The crisis engulfing the NRL's whistleblowers has flowed through to the playoffs with referees boss Stuart Raper admitting officials got it wrong again in awarding the try that clinched Manly's preliminary final berth.
A review of Michael Oldfield's second try in Friday night's 22-12 win over North Queensland concluded Sea Eagles five-eighth Kieran Foran knocked-on in the lead-up; yet another black mark for the on-field decision makers.
And it appears veteran officials Paul Simpkins and Steve Clark could pay for the latest blunder, which ended North Queensland's season and sent the Sea Eagles into a grand final qualifier against Melbourne.
"We simply have to put our hands up and accept that this is not an acceptable outcome in such an important game," referees co-coach Stuart Raper said in a statement on Saturday.
"Bill (fellow co-coach Bill Harrigan) and I have reviewed things this morning and while we accept the video referees were faced with an incredibly tough decision, there was sufficient evidence to suggest Foran made contact with the ball.
"That will inevitably lead to the officials in question paying the penalty for that outcome in coming weeks."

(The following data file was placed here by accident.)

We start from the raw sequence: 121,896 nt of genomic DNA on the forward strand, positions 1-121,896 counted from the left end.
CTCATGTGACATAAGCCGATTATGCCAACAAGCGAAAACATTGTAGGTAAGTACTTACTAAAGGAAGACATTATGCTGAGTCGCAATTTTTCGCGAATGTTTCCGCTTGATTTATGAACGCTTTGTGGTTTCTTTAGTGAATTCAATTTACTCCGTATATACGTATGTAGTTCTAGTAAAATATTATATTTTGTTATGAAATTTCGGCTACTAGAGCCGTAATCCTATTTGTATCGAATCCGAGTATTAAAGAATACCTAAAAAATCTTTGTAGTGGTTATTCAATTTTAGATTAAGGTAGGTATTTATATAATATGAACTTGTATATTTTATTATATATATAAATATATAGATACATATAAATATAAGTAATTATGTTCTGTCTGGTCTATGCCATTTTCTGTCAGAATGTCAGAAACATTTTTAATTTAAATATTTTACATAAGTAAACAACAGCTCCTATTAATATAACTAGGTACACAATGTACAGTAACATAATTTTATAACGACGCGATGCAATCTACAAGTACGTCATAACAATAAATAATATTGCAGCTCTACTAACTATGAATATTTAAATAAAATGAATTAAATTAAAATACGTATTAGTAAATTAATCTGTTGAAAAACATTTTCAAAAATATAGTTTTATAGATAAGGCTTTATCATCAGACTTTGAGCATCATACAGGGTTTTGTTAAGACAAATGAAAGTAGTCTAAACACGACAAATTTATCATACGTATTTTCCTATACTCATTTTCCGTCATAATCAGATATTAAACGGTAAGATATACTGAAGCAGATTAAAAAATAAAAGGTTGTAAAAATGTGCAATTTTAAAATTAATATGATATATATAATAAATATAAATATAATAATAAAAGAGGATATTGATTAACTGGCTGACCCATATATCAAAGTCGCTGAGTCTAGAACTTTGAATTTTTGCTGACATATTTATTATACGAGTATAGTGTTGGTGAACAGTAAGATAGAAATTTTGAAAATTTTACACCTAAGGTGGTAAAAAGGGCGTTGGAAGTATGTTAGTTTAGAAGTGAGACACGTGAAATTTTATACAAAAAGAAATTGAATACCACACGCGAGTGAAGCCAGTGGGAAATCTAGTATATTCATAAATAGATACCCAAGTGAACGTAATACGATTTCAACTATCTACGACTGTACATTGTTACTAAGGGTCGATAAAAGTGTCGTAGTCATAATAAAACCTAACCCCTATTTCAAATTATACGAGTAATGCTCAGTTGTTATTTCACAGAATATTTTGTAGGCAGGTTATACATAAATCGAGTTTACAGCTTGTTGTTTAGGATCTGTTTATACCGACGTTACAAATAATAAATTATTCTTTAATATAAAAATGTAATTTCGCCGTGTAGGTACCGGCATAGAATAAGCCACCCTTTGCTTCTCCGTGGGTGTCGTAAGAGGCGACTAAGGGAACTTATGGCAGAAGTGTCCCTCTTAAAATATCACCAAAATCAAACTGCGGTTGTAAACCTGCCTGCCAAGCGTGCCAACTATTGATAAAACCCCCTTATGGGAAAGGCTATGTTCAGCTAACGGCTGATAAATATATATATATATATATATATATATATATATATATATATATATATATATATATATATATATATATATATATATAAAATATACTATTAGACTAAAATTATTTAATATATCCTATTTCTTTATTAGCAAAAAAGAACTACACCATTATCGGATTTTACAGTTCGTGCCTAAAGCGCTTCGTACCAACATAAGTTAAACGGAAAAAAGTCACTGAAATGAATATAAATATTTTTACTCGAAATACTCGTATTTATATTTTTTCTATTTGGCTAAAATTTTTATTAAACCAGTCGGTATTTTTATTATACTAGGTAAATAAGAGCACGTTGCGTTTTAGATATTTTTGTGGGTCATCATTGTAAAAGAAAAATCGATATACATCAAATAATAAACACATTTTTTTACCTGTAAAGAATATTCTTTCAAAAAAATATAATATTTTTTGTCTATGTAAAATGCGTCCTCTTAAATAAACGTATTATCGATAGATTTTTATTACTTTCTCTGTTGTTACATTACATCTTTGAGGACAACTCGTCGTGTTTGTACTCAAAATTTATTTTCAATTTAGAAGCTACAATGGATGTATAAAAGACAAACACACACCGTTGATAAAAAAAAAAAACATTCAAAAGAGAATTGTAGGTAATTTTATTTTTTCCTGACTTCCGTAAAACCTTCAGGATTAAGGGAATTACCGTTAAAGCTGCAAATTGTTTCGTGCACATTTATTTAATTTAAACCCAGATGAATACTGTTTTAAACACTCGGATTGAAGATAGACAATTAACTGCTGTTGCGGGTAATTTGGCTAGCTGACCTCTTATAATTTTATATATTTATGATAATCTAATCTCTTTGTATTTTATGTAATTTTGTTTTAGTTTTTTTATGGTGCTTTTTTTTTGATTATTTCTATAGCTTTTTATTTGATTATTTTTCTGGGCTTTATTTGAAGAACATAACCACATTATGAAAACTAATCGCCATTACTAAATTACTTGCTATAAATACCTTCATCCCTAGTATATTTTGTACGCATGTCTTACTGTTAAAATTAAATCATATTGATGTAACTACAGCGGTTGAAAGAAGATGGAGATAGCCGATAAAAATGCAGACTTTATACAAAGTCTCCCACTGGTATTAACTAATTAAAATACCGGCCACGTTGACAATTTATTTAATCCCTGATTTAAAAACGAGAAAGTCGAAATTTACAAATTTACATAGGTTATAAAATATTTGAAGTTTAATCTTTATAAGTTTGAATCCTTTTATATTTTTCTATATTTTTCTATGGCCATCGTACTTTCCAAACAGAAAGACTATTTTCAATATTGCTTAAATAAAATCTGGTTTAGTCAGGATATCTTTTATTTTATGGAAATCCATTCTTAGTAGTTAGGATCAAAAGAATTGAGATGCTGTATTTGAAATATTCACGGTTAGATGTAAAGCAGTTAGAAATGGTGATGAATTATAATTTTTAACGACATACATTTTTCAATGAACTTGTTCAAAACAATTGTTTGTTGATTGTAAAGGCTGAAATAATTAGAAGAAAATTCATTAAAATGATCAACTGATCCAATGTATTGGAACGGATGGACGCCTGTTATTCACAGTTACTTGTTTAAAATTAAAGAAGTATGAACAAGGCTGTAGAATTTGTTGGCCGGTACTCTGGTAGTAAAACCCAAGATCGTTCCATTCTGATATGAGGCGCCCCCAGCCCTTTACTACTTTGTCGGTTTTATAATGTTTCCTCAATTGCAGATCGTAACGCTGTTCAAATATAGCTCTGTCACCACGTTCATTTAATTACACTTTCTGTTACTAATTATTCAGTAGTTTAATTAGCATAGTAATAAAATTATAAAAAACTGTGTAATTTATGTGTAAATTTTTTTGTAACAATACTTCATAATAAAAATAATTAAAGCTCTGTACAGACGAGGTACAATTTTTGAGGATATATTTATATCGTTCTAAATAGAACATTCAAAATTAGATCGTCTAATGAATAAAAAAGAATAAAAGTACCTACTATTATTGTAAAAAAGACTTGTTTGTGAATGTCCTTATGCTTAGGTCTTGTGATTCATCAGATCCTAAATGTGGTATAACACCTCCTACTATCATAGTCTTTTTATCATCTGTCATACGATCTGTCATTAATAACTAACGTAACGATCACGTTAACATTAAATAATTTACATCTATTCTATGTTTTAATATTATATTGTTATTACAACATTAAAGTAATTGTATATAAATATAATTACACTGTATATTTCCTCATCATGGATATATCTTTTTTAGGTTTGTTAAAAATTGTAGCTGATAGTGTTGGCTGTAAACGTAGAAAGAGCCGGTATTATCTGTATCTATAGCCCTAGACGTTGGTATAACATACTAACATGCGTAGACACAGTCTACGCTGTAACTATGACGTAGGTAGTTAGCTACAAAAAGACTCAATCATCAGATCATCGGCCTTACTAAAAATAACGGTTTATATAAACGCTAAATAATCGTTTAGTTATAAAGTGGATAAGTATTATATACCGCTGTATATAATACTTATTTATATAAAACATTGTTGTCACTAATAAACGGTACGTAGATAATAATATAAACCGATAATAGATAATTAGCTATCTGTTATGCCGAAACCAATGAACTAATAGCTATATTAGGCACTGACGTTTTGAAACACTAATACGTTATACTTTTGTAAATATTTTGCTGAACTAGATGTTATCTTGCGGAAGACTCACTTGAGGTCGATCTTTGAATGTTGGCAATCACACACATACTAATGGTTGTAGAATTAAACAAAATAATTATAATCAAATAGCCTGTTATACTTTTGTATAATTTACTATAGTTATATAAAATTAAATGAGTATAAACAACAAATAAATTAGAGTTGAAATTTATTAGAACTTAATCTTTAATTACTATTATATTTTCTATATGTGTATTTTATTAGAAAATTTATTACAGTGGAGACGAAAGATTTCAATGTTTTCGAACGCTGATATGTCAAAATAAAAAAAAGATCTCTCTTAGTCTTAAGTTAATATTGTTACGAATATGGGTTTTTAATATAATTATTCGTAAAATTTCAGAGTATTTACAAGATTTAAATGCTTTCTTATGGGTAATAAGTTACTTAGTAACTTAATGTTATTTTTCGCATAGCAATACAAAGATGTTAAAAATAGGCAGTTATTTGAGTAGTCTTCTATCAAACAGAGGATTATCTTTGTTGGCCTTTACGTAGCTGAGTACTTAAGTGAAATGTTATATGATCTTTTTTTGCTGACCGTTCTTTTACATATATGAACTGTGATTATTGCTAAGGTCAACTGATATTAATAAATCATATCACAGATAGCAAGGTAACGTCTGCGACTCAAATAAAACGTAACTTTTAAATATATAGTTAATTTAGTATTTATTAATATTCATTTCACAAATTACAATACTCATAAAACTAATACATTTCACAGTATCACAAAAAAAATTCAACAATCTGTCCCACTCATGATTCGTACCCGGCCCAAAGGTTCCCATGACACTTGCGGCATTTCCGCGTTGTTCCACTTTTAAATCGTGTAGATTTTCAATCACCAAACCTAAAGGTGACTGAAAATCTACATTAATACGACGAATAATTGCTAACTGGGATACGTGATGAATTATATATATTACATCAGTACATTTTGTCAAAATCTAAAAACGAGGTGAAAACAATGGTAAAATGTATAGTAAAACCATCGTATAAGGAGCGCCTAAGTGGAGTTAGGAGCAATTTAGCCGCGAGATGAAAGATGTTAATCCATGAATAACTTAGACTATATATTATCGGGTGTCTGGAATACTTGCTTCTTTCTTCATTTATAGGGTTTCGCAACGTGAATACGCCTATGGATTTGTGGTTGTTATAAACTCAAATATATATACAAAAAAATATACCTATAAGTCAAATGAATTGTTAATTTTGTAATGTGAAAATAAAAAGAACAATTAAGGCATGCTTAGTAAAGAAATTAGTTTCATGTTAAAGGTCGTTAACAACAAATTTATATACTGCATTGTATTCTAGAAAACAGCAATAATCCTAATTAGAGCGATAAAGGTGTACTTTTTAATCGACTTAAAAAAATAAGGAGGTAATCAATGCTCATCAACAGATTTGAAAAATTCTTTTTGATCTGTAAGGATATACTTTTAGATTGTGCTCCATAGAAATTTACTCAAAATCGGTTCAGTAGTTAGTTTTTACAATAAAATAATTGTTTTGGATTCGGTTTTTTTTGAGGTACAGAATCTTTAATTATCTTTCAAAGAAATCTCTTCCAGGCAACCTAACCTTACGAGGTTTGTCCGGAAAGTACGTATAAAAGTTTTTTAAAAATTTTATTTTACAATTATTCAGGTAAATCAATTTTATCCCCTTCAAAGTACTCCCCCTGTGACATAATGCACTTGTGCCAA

Harrigan said errors such as the one that buried the Cowboys' season were unacceptable.
"We just need to get these things right and that is what we will be trying to do," he said.
The NRL season has been blighted by refereeing errors, the tone set in the opening weekend after which three officials were stood down as a result of gaffes.
The most famous error was the awarding of Greg Inglis's match-sealing try in the opening State of Origin clash in Melbourne, a result which saw Sean Hampstead given the week off.
Hampstead was stood down for a second time when he incorrectly awarded a try in Canterbury's round-24 win over Wests Tigers - a result which all but killed off the Tigers' finals charge.
"I'd say they are incompetent, and I am not on my own there," Cowboys coach Neil Henry said of the referees after Friday night's loss.
"We've said all year they are not up to the mark."
While increased coverage has resulted in scrutiny on the men in the middle being higher than ever, what is proving most disconcerting is the fact that many of the errors are coming from those in the video referee's box, where time and technology is on the referee's side.
Coaches have admitted to feeling the outcome of video refereeing decisions was akin to a lottery given the vagaries in some interpretations.
The ARL Commission conducted a mid-season review of the positions held by Raper and Harrigan amid rumblings that senior officials had lost confidence under their direction.
Interim ARLC chief executive Shane Mattiske said refereeing standards were an area of ongoing scrutiny.
"The time to review refereeing is not in the atmosphere of post-match debate but it is important that we take stock of the entire season and do all we can to ensure that players fans and coaches can have confidence in the process," Mattiske said.
Meanwhile, Raper said he was happy enough with the benefit of the doubt call to award Jorge Taufua's try five minutes before Oldfield's controversial four-pointer.